21st Century Transportation

Efficient public transportation systems like intercity rail and clean bus systems would make America’s transportation future better for everyone by reducing traffic congestion and pollution and increasing our options for getting around.

Moving Missouri Forward

Changing Transportation: U.S. PIRG's series of reports on the dramatic changes underway in how Americans travel.

In the 20th century, Americans fell in love with the car. Driving a car became a rite of passage. Owning a car became a symbol of American freedom and mobility. And so we invested in a network of interstate highways that facilitated travel and connected the nation.

Now we're in a new century, with new challenges and new transportation needs. We still love our cars, but we also know they harm the environment around us. Americans want choices for getting to work, school, shopping and more. As lifestyles change, Americans — especially the Millennial generation — are changing their driving and transportation preferences.

We need a transportation system that reflects this century.

Consider:

Public transportation ridership nationwide is hitting record highs. This trend is greatest among younger Americans — who will be the biggest users of the infrastructure we build today. Since the 1950s — despite knowing that buses and rail use far less energy and space — we have spent nine times more on highway projects than on public transportation.

In 2015, more than half of Americans — and nearly two-thirds of Millennials, the country’s largest generation — want to live “in a place where they do not need to use a car very often.” Similar trends exist for older adults. Older adults in general put the creation of pedestrian-friendly streets and local investment in public transportation in their top five priorities for their communities.

By reducing traffic and pollution, and increasing our options for getting around, efficient public transportation systems like intercity rail and clean bus systems would make America’s transportation future better for everyone.

But America also needs to repair and maintain its current aging infrastructure. Nearly 59,000 of the nation’s bridges are classified as “structurally deficient.” Instead of building newer and wider highways that will only make America more dependent on dirty fossil fuels, we need to be smart in how we invest in roads, and fix them first.

The good news is that the public is in many ways ahead of Congress in leading the way toward reform. Help us make sure our decision makers recognize the need to invest in a 21st century transportation system.

Check out our video showcasing our work to bring about better transportation options for America's future.

Issue updates

News Release | MoPIRG | Transportation

Vice President Biden Unveils Bold New High Speed Rail Plan

Statement of MoPIRG Federal Transportation Advocate, Dan Smith, who was an invited guest at Vice President Joseph Biden and Secretary of Transportation Ray LaHood’s announcement that the administration plans to invest $53 billion over the next six years in high-speed rail.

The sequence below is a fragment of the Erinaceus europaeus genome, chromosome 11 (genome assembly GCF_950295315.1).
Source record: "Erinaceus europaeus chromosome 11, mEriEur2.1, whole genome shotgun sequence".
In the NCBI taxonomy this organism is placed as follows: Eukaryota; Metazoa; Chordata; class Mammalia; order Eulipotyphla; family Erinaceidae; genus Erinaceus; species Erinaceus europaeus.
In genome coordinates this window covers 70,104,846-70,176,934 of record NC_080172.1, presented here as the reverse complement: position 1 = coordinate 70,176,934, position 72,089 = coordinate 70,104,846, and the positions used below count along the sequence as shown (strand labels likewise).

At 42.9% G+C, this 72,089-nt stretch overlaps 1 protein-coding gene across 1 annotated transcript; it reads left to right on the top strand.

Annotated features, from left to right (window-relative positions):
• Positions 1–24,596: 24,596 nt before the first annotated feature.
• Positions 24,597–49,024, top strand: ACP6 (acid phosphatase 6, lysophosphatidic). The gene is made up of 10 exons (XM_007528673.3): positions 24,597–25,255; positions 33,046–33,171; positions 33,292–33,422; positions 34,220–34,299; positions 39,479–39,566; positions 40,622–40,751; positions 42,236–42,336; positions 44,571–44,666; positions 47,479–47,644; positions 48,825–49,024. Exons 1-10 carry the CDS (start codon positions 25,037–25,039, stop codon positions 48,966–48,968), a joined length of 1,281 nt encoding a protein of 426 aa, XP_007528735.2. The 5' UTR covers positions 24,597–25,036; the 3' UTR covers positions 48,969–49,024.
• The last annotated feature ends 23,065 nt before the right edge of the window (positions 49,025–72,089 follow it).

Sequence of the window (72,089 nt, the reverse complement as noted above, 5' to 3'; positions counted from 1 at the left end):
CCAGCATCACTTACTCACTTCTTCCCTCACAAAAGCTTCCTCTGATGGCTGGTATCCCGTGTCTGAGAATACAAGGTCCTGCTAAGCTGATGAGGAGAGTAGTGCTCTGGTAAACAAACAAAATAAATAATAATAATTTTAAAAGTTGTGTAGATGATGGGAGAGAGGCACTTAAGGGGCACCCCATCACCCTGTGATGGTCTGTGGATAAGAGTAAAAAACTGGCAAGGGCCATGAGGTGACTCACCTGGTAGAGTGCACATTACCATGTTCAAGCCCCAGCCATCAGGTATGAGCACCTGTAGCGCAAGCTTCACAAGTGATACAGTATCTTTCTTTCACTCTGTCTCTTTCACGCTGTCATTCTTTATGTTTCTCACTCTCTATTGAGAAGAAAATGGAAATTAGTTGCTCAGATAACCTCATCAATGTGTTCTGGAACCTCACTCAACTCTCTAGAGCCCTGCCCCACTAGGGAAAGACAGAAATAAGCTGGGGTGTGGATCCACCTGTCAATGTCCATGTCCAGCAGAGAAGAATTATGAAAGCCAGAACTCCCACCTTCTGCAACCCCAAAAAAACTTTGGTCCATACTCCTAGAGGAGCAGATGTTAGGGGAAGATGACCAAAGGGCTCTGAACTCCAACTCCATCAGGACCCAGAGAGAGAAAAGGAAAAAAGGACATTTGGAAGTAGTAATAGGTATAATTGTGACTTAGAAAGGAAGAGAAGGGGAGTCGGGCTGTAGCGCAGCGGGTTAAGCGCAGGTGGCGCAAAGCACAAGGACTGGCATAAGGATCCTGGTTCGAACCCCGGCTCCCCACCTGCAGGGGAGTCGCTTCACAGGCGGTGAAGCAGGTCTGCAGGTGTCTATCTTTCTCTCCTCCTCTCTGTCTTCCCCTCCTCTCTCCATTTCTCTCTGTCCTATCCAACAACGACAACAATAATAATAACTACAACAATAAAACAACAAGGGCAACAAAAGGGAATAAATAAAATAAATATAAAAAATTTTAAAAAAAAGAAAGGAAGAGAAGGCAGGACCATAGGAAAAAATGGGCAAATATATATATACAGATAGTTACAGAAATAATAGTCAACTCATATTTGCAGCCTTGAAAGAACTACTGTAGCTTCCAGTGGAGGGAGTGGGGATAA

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News Release | MoPIRG | Transportation

Obama’s Goal: Connecting 80 Percent of Americans with High-Speed Rail

Statement of MoPIRG Transportation Associate Dan Smith on President Obama’s remarks on infrastructure as prepared to deliver in the State of the Union Address.

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Report | MoPIRG | Transportation

Connecting the Midwest: How a faster passenger rail network can speed travel and boost the economy

Intercity passenger rail in the Midwest can be part of the solution. The Midwestern states have put forward a bold vision for efficient, rapid passenger rail service linking the entire region. The federal government is allocating more than $2.7 billion in funds from the American Reinvestment and Recovery Act to bring that vision closer to reality with rail projects in six Midwestern states.

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News Release | MoPIRG | Transportation

New Report: High Speed Rail Part of Solution

A new report puts clear numbers and a clear vision on how high-speed rail will boost the Midwest economy, reduce highway and airport congestion, reduce dependence on oil, and protect the environment.  The report was released by MoPIRG today with Frank Steeves from Emerson Electric Co., Susan Stauder from the St. Louis Regional Chamber and Growth Association, and representatives for Congressman Clay and congressman Carnahan.

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Report | U.S. PIRG | Transportation

Road Work Ahead: Holding Government Accountable for Fixing America's Crumbling Roads and Bridges

The deterioration of our roads and bridges is no accident. Rather, it is the direct result of countless policy decisions that put other considerations ahead of the pressing need to preserve our investment in the highway system. Political forces often undermine a strong commitment to maintenance: Members of Congress, state legislators and local politicians thrive on ribbon-cuttings. Powerful special interests push for new and bigger highways.

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